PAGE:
Lion-O stopped, hands extended.  “Be reasonable, Mumm-Ra.  If we wanted to do
you harm we’d have done so while you were unconscious.”  He indicated the mop
again.  “You’re obviously having difficulty getting around, and if I’m not
mistaken you’re also in a good deal of pain.  So why don’t you crash here and
get some rest?” 
Mumm-Ra shifted the bulk of his weight from the mop to his good foot, even
though he was now feeling terribly drained from his efforts.  “I don’t have
time to rest.  At any given moment I might have four furies or one psycho on
my case.” 
“This is the safest place you could be.  They won’t think to look for you at
Cats’ Lair.  Trust me.” 
“I trust you about as much as you trust me.”  A young boy’s interest in him he
could handle.  But Lion-O was an adult, and therefore his equal.  Being the
Lord of the Thundercats, he was also an authority figure, and in Mumm-Ra’s
eyes this was more than enough reason for distrust. 
Lion-O was perplexed.  He was determined to draw Mumm-Ra out of his self-
imposed armor and the priest was equally determined to keep him from
dismantling it.  Keeping a firm hold on his own temper he asked, “Do you trust
anyone at all, Mumm-Ra?” 
“You should know the answer to that question, Lion-O.  Or do I have to spell
it out for you?”  Mumm-Ra retained his defensive stance. 
Lion-O continued to hold him in a direct stare.  “Do you?” he repeated. 
“No.”  Mumm-Ra started inching backwards again.  “I don’t trust anyone.  I
never have.  That’s how I’ve survived for thousands of years.”  He bumped into
a wall and looked behind at it in surprise. 
“Where are you going to go, Mumm-Ra?” Lion-O asked quietly. 
Just then did Mumm-Ra truly understand how completely alone he was.  He had no
refuge to retreat into.  His family was long since gone, and Ma-Mutt, his only
living friend (Wilykat didn’t count because he still thought of the boy’s
interest as being merely that of a passing fancy, susceptible to the changing
whims of youth), was now dead as well.  And his vengeful masters and an insane
creature with his own face were all voraciously seeking his hide.  It made no
difference what planet he was on.  They would surely follow him to the ends of
the universe until either, or perhaps all of them, had succeeded in destroying
Where, indeed? 
The sheer hopelessness of his situation hit Mumm-Ra so hard it made him
crumple in defeat to the floor.  Lion-O rushed to help him.  “You’re not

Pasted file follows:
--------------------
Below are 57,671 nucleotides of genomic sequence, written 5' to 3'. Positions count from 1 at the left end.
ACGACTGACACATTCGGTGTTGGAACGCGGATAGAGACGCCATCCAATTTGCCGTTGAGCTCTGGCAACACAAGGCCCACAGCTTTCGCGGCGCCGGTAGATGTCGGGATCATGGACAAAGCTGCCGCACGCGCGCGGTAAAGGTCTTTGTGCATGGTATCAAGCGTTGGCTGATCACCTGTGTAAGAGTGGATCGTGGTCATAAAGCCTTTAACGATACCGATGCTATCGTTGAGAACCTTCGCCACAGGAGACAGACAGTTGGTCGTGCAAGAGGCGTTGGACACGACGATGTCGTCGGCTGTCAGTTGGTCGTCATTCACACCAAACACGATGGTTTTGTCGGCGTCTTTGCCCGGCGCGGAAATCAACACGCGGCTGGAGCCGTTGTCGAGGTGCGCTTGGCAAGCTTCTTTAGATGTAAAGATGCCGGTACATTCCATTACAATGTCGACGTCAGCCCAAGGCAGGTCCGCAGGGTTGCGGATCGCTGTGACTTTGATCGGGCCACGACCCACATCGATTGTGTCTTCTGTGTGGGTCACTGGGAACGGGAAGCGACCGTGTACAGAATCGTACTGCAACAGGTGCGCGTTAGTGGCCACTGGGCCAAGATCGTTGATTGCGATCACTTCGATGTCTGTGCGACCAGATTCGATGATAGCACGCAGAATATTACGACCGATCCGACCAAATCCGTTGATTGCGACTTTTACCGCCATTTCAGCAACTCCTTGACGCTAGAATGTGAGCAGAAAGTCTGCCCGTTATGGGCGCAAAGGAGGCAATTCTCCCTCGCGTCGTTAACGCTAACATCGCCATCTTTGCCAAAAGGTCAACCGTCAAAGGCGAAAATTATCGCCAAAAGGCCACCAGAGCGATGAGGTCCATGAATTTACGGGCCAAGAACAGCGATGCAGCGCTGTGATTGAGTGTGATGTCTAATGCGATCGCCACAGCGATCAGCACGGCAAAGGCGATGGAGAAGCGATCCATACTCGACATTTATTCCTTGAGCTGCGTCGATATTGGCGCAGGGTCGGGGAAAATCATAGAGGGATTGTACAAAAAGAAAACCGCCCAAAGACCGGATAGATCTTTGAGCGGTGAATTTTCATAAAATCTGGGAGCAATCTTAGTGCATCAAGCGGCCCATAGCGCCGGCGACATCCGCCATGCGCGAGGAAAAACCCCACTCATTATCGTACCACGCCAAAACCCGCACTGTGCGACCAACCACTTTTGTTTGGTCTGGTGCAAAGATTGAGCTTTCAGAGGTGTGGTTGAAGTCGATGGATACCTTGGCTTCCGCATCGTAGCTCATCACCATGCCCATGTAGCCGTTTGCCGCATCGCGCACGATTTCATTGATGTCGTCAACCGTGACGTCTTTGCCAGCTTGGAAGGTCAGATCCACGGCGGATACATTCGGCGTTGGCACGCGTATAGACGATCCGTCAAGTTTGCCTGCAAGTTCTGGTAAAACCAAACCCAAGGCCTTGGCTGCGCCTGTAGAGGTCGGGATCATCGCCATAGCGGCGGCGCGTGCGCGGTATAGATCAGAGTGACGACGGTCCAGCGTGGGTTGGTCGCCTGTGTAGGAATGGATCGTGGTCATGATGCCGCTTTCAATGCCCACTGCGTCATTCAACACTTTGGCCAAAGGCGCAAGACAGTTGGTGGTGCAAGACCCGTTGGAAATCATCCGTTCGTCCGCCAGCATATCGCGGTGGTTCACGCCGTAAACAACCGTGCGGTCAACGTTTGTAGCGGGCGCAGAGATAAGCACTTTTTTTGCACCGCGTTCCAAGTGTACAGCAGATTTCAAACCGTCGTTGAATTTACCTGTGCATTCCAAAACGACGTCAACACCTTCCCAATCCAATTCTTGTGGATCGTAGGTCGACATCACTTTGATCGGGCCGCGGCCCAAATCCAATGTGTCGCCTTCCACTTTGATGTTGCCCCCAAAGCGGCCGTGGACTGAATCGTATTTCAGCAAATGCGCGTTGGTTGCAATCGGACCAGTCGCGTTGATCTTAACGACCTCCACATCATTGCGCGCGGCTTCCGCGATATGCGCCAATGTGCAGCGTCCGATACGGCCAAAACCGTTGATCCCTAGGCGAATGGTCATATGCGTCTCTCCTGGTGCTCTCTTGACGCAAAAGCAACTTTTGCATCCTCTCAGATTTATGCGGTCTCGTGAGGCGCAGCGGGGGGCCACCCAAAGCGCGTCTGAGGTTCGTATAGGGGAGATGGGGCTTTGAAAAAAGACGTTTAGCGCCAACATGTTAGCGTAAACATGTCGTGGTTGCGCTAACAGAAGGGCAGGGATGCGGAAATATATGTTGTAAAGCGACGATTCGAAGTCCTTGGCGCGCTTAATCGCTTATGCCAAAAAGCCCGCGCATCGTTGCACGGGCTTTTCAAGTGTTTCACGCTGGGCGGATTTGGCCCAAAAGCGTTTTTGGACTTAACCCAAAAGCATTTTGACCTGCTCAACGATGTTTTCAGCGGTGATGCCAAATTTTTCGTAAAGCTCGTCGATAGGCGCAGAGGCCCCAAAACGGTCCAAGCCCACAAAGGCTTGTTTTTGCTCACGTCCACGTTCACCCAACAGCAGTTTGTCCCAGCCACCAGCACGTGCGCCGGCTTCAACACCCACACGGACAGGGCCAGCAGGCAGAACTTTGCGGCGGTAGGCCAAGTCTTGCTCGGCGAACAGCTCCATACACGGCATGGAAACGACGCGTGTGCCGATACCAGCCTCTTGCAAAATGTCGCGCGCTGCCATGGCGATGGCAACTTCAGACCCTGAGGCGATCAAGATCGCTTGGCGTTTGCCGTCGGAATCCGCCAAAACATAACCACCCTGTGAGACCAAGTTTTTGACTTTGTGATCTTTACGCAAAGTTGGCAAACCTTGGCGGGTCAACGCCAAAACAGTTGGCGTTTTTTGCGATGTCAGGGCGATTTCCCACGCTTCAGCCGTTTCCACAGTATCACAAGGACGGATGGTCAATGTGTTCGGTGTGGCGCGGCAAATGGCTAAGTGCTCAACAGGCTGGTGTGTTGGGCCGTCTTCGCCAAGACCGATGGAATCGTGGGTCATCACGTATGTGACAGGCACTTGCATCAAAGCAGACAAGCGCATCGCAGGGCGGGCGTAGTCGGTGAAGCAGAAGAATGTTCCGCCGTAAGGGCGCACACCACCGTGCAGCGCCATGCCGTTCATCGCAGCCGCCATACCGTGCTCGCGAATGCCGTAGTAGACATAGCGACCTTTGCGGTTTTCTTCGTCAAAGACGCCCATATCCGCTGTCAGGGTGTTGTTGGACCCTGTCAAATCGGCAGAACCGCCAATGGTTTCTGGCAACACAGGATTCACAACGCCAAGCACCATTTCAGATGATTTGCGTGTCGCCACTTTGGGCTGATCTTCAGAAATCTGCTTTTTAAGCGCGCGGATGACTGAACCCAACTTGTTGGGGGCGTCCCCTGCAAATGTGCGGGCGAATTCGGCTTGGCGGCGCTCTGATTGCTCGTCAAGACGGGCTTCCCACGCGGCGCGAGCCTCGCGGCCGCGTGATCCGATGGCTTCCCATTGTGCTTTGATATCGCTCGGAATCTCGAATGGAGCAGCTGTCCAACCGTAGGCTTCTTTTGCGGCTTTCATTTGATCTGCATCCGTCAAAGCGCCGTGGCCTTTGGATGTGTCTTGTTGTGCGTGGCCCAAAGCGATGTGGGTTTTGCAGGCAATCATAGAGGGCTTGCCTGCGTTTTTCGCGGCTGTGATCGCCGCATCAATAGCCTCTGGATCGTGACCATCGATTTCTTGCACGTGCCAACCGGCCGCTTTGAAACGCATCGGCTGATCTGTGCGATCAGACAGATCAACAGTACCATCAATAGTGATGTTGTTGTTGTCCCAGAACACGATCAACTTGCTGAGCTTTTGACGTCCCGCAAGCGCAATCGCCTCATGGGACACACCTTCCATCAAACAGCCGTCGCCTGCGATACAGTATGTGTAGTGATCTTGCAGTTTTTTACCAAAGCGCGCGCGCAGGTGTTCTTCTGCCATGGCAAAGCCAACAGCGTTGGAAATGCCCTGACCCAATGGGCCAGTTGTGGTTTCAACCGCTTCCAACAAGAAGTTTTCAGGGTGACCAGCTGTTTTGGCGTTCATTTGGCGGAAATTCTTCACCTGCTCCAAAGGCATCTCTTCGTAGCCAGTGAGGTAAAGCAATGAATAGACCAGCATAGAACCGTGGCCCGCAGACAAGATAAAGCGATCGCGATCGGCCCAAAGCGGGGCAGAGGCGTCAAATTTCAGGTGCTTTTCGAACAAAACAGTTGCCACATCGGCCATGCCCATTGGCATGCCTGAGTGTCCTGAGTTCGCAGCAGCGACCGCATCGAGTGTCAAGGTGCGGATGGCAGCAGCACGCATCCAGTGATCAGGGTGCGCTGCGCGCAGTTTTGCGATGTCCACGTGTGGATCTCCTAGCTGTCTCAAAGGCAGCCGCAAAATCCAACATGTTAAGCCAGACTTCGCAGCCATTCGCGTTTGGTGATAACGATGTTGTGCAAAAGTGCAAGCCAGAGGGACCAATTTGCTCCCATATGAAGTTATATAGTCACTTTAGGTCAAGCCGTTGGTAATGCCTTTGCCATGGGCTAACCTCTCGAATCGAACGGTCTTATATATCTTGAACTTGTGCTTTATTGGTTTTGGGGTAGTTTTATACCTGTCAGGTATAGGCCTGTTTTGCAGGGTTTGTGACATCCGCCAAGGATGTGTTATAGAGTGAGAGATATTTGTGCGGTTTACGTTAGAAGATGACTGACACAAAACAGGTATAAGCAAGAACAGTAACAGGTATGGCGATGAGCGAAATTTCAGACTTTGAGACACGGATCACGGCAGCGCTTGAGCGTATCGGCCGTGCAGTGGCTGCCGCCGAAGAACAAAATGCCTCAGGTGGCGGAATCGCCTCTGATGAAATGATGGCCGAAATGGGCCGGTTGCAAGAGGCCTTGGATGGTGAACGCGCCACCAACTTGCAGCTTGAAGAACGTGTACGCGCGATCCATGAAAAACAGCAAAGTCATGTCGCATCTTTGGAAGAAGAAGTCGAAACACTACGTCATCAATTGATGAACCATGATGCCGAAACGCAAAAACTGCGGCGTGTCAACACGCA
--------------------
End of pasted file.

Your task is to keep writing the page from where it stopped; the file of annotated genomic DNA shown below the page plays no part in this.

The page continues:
supposed to be up anyway,” he scolded as he lifted the priest over his
shoulder and carried him back up to his room.  Mumm-Ra was too tired and too
weak to argue with him.  It was a humiliating position for him to be in, but
it beat crawling back on hands and knees, which was arguably more humiliating.
Once in the room Lion-O set him gently on the bed and pried the mop from his
fists.  “Get some rest, okay?  We’ll figure out what to do in the morning.” 
“I’ll probably be destroyed by morning.” 
“We won’t let that happen.” 
“It doesn’t matter.  Nothing matters anymore.” 
That worried Lion-O.  Mumm-Ra had the listless look of a person whose spirit
is broken, crushed into dust by the heel of life.  He had always secretly
admired the devil priest’s gritty perseverance, though they fought on opposite
sides.  A trait like that was rarely seen even in the best of individuals.  He
laid the mop on the floor and took a seat next to Mumm-Ra.  “Hey, you know the
Thundercat motto?” 
Mumm-Ra sighed.  “Which one?” 
“Thundercats never surrender.” 
“So?  If you want to do battle with the ancient ones, or my crazy clone, I’m
not going to stand in your way.”  Mumm-Ra closed his eyes.  “I’ve had enough. 
It’s over.”  He sagged against the pillows. 
Lion-O shook his head.  “It’s not over till it’s over, Mumm-Ra.” 
“You just don’t know when to quit, do you?” 
“Never have, never will,” Lion-O said straight-faced.  “Look, Mumm-Ra . . . in
all seriousness I have to say that you still have a chance.  The Ancient
Spirits of Evil wouldn’t go to all that trouble to browbeat you if they
weren’t afraid of your rebellion someday, which must mean that you possess the
power to depose them.  As for this Emanon, we’ll deal with him when and if he